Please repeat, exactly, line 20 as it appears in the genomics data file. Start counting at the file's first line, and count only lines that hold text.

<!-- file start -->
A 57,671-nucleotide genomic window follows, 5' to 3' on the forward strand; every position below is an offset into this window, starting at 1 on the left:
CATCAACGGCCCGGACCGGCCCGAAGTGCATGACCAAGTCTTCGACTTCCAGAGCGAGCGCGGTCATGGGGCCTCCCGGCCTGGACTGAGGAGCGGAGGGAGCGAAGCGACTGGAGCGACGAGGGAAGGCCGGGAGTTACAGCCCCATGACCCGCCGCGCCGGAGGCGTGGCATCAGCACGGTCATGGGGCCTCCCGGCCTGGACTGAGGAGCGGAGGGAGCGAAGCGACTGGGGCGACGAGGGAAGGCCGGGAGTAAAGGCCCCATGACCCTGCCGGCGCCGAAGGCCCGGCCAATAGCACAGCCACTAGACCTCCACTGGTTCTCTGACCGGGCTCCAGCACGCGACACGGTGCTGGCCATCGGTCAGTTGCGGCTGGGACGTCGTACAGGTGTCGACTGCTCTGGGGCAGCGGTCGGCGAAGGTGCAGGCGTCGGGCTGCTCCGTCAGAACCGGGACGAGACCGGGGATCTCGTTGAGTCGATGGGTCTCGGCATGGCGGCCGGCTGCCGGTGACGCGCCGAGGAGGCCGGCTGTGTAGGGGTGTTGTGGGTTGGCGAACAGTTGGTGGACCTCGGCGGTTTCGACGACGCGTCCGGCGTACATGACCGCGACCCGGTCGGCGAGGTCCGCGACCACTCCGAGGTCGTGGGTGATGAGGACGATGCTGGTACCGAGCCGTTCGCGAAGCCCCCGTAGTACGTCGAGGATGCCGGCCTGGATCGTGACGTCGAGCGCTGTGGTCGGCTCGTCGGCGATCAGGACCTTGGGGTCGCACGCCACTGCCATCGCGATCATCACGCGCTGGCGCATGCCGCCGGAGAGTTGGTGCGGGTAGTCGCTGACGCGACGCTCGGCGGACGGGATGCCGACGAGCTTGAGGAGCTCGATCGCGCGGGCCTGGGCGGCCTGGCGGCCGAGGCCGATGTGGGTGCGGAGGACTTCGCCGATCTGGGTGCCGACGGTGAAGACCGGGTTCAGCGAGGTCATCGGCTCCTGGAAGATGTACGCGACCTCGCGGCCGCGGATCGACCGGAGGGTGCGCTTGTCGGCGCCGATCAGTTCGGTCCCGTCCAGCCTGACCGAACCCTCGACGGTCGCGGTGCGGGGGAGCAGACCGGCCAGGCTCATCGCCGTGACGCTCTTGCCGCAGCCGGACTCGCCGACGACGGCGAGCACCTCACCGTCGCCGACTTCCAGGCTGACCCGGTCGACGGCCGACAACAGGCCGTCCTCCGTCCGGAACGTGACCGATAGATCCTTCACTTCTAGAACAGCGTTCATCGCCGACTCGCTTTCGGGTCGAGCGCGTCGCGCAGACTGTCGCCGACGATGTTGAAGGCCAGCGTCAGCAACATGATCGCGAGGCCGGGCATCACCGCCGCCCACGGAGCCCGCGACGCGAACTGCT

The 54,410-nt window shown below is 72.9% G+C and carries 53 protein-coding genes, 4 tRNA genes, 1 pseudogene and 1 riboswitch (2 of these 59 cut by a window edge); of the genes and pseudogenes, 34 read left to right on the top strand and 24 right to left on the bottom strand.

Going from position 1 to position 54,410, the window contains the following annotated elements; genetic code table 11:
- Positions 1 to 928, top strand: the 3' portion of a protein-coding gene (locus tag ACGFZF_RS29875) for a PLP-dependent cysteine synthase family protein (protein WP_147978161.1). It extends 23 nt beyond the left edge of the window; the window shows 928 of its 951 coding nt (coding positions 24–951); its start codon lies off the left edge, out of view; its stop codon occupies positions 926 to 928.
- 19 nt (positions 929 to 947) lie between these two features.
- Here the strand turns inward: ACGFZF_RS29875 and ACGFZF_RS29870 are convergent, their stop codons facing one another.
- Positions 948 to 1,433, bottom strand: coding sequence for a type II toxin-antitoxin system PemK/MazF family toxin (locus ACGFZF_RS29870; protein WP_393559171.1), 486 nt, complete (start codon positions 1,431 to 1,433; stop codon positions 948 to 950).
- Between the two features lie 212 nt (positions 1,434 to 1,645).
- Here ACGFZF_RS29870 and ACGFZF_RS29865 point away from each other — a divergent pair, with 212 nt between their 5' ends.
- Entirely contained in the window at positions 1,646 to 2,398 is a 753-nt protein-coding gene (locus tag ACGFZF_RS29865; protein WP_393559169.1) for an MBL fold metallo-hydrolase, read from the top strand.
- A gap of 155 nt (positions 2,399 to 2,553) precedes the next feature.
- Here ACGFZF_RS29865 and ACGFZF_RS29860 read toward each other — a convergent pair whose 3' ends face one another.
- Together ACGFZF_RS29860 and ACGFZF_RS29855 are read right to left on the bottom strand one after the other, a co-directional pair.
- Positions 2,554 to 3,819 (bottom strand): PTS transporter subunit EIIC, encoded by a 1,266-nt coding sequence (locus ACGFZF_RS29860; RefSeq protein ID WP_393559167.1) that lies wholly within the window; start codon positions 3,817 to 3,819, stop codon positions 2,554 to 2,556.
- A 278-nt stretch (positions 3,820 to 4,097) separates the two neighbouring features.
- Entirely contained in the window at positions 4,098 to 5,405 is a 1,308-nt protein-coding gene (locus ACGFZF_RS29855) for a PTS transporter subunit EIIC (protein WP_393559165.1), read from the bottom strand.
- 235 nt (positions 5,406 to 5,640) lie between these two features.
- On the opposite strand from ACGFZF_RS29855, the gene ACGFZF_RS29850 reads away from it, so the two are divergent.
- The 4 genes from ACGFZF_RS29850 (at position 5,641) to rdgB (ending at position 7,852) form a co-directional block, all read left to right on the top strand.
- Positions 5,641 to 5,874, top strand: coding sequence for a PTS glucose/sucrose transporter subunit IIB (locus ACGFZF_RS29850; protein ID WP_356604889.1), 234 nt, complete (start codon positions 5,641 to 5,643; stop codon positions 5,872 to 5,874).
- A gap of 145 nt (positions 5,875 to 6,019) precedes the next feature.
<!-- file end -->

- The 4 genes from ACGFZF_RS29850 (at position 5,641) to rdgB (ending at position 7,852) form a co-directional block, all read left to right on the top strand.